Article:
Today I welcome Maria Siopis, one of the contributing authors to the Resist and Triumph charity anthology.
Maria Siopis: Elizabeth, thank you for hosting me on your blog.
It is a great honor to be involved in an anthology that propagates equality, and points out some of the ills of our society that have the potential to destroy what we have accomplished the last decade. There are nine remarkable stories, and nine unique voices in the anthology that effortlessly came together to Resist and Triumph. My story, Leto of the Ionian Sea, was conceived as soon as I typed a few words but I stopped as my brain frantically progressed forward in a speed that scared me. Was it possible to have a story constructed in its entirety in a mere minutes? Of course, I obsessed and overanalyzed it to make sense of this strange occurrence. I had never created a story before without laborious work.
Was it fear that forced my brain to produce the story or was it some type of chemical imbalance? It was pure, dark and malicious fear that filled me with insecurities and sent my mental balance into a tailspin. I feared that our democracy was on the verge of catastrophic collapse, and people had to voice their opposition. I did. My character, Leto, did too, who stood with powerful force to object her land’s law. Was she successful? Perhaps not, as her voice was lost in the millions of others who believed otherwise. Yet, one person, one voice, one opposition is all it takes to make a difference. Below is an excerpt where Leto overcomes her fears and shouts her declaration of freedom:
Her chest got tight and she was unable to breath, but her mind was clear. She realized that she had to resist in what was known to her, and even change the laws. She wouldn’t marry any of the suitors, she would free the slaves, and people would be equal. She got up and stopped the fight ignoring her mother behind her who tried to silence her. She told the spectators about her and Melpo, the idea of equality, and the creation of a free state. Yet, no one applauded her noble notions. Two guards grabbed her arms and pulled her back under her mother’s command. Leto couldn’t understand why people didn’t embrace her ideas.
She tried to free herself of the tight grasp but she was unable to do so. They forced her off the stage with her mother behind her who instructed them to take her to the dungeons where the slave was. Her own mother betrayed her, but she didn’t mind. She would see Melpo again. She had been in the dark and wet cells not long ago when she bribed the guards, but now it felt different.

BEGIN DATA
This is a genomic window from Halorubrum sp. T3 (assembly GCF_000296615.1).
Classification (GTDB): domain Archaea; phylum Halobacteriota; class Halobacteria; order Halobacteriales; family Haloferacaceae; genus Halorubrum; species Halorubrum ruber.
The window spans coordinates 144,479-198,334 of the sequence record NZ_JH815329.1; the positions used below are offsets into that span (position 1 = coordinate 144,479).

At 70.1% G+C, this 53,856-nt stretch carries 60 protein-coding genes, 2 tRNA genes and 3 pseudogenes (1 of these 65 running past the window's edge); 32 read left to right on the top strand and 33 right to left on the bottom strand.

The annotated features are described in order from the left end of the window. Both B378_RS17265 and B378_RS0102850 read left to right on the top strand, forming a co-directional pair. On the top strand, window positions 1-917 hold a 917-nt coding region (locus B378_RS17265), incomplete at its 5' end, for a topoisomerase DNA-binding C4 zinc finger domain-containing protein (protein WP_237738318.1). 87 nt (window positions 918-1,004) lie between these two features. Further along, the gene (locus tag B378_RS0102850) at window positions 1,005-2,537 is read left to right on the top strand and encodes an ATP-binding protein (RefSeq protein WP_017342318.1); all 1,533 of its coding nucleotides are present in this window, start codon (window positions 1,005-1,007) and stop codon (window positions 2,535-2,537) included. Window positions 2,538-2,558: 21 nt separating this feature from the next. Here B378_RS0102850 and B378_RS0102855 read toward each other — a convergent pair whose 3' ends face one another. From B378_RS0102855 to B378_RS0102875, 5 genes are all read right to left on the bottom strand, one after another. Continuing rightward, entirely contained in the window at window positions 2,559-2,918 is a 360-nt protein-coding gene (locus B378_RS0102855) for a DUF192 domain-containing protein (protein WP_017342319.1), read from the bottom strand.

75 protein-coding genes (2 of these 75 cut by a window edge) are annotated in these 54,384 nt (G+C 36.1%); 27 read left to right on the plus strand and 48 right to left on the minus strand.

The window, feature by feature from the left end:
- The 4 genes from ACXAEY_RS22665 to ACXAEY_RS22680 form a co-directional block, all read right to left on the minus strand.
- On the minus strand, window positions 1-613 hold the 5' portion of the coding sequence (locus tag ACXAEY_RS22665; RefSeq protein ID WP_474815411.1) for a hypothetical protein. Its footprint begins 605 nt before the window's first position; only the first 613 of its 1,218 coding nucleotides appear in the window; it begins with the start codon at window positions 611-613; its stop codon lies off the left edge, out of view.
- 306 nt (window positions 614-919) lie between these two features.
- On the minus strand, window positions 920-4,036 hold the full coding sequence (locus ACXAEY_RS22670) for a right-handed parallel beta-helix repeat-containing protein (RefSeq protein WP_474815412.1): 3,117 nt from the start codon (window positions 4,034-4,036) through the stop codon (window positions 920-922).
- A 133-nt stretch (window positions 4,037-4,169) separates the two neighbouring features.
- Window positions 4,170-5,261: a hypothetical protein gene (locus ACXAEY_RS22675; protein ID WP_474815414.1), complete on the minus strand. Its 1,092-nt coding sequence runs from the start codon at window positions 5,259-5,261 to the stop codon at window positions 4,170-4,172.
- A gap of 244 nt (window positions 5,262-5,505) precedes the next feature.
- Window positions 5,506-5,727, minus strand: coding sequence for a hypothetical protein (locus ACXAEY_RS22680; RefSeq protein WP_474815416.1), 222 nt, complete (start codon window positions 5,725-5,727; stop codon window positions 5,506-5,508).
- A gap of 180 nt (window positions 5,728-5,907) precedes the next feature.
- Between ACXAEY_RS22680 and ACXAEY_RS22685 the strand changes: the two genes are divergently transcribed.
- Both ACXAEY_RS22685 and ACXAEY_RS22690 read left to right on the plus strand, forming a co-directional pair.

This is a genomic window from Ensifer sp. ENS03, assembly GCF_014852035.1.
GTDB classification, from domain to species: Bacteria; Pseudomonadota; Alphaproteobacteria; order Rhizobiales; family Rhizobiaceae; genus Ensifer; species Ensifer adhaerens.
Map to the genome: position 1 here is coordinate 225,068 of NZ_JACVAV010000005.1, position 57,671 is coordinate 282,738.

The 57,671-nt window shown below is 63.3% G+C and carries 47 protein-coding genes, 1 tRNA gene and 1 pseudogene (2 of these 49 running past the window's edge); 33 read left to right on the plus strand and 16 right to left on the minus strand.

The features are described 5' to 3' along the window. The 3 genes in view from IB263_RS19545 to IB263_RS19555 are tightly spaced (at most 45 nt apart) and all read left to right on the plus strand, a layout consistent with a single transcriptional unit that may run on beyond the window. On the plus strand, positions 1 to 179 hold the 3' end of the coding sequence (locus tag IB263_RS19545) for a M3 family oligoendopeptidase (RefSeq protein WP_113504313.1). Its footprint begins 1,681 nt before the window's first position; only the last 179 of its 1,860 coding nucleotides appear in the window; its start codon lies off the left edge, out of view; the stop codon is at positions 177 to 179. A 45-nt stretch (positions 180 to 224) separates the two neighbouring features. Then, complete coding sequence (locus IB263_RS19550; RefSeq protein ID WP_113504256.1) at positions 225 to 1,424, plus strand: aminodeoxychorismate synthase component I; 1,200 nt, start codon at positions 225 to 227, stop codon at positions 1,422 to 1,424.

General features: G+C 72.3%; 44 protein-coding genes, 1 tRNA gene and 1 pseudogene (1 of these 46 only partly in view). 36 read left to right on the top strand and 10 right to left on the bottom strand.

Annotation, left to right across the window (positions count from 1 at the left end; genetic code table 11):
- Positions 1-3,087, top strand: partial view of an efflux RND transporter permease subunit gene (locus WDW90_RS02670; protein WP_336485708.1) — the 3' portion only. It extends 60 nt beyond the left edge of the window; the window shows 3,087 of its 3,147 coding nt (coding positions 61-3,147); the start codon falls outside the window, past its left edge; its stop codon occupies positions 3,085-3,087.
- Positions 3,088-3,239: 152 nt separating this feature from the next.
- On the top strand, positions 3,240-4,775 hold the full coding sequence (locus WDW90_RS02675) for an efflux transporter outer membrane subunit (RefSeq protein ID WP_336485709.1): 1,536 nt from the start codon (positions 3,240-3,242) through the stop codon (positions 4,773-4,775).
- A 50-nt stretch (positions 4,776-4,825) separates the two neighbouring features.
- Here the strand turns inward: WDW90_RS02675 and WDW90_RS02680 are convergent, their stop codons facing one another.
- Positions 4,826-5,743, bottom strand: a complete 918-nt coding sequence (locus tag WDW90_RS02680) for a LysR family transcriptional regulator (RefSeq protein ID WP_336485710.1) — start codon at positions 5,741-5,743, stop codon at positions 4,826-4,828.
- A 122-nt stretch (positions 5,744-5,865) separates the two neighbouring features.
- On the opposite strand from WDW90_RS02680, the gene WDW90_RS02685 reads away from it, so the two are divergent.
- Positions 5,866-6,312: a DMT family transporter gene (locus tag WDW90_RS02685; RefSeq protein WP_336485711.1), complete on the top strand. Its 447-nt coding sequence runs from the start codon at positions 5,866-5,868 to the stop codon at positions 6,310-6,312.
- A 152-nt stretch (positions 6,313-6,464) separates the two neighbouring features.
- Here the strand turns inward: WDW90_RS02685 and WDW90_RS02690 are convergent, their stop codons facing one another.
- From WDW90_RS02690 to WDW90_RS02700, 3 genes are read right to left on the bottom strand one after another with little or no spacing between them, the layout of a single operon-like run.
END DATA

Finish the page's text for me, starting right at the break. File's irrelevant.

The gates opened and closed and they continued progressing deep inside the earth. It was cold, and the torches on the wall created images that terrified her.
Blurb of the anthology:
As 2017 opened, the United States took several steps back in the progress toward equality. In response, a group of authors has stepped up to offer positive stories of hope and love. In an effort to help fight and support those groups who are facing even greater challenges, we wrote these stories to offer a small amount of aid.
Stories of hope, resistance, and ultimately triumph fill the pages of this anthology.
All proceeds of the anthology go to The Trevor Project and GLAAD to help fight the effects of the dark times we’re facing.
Meet & Connect with Maria Siopis
Maria Siopis possesses a MPA in Emergency Management and Homeland Security. She completed her dissertation, “Avian Influenza (H5N1): The Doctrine of Social Disassociation, Quarantine, and Emergency Preparedness,” in 2006 tackling a non-fictional theme. Other than writing she obsesses over climatic or manmade catastrophes and continuously attempts to conceptualize needed actions. Her first novel, The World That Will Never Be, was published in 2017. The author lives in New York and is currently working on her second novel, The Music Hall of Dreams which will be released late in 2018.
Full article: www.elizabeth-noble.com